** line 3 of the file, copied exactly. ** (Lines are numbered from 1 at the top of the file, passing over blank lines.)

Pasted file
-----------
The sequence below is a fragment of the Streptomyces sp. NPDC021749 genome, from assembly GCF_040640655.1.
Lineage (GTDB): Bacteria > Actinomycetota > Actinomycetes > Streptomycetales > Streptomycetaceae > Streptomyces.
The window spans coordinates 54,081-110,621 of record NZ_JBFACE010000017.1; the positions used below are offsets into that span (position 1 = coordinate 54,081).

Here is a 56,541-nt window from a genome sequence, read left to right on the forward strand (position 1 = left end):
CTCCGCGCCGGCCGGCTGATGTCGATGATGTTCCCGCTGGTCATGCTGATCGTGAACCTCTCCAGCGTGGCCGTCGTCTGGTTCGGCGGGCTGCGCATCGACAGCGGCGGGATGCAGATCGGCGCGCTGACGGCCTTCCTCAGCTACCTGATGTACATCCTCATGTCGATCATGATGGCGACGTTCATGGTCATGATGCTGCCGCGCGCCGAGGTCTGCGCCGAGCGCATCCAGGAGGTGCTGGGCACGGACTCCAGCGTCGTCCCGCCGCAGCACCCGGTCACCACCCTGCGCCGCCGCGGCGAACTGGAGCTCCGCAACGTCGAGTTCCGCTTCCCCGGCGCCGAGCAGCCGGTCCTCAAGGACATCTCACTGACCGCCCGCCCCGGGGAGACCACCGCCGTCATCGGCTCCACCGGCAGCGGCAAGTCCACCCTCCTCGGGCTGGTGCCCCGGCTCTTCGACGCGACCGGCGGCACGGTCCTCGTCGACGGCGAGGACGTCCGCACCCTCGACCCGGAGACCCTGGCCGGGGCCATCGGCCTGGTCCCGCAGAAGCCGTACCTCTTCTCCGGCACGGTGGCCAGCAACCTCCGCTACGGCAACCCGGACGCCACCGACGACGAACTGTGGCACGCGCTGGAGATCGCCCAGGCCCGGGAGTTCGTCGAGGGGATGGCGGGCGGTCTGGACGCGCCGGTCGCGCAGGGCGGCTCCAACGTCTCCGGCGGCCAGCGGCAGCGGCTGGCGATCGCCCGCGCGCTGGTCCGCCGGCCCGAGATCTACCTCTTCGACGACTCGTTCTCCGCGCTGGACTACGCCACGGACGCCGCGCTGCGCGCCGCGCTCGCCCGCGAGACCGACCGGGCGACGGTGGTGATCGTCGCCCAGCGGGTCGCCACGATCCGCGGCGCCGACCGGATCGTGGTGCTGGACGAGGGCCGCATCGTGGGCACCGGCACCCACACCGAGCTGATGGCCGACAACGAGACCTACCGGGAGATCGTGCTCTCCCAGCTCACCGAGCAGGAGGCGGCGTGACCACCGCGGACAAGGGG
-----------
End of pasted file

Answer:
The window spans coordinates 54,081-110,621 of record NZ_JBFACE010000017.1; the positions used below are offsets into that span (position 1 = coordinate 54,081).